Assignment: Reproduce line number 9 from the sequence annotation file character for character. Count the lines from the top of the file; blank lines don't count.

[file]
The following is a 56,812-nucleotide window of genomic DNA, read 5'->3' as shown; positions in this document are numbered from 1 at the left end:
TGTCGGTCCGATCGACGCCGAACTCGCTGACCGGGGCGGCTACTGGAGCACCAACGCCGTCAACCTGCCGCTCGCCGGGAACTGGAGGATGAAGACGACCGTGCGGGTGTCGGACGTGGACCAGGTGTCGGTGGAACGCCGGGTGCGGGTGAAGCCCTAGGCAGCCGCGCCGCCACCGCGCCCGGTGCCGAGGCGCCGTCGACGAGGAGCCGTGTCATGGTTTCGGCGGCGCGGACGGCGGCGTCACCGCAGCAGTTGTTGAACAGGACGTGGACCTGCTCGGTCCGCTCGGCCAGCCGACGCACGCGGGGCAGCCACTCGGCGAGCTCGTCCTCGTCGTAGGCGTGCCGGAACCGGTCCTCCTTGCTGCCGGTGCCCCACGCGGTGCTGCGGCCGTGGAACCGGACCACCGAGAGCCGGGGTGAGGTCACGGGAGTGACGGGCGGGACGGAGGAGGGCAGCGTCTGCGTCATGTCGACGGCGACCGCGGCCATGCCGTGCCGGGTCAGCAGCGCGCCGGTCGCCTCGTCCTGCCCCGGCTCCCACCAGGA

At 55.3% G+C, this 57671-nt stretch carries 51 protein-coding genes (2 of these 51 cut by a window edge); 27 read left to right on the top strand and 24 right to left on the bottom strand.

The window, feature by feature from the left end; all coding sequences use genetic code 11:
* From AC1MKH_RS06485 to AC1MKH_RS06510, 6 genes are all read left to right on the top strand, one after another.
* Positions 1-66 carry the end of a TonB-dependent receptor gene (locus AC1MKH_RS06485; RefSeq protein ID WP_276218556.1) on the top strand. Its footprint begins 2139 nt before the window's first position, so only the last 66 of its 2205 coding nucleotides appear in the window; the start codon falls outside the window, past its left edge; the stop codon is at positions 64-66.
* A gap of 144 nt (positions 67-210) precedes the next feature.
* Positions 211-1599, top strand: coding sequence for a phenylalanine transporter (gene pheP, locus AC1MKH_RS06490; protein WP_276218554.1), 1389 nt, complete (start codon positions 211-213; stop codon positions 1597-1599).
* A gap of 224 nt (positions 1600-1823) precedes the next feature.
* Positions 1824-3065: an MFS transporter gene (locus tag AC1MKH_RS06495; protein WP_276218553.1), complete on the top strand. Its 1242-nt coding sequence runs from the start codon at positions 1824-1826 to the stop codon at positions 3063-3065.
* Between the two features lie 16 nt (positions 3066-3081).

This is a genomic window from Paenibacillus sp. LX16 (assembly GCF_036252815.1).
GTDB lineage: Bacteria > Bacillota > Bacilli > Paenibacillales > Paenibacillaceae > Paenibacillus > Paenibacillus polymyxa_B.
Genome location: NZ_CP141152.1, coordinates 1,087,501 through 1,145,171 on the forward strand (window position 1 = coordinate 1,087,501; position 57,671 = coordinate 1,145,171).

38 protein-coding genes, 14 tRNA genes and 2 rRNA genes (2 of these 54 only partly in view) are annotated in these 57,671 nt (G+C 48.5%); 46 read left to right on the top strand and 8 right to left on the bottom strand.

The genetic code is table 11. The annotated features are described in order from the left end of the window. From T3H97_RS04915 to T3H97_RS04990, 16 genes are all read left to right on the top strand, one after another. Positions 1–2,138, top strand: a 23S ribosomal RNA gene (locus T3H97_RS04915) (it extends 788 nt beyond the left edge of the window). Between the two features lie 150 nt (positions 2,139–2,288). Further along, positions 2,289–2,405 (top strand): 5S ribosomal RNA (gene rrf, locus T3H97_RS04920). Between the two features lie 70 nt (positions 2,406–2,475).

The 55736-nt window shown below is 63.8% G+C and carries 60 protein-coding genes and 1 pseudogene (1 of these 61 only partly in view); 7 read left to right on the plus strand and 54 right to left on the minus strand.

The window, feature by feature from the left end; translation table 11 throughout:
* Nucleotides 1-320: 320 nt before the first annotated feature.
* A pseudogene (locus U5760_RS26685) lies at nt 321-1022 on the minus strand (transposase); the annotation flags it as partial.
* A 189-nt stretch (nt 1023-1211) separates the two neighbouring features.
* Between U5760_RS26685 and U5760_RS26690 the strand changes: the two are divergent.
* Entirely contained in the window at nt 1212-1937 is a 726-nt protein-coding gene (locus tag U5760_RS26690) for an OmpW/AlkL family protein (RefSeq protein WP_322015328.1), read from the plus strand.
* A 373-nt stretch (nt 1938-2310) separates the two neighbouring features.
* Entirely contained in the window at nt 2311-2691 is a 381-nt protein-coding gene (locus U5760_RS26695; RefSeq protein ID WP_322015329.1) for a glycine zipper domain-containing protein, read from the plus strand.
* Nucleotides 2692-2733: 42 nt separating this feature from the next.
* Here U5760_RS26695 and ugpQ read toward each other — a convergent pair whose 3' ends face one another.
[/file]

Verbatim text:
* A gap of 224 nt (positions 1600-1823) precedes the next feature.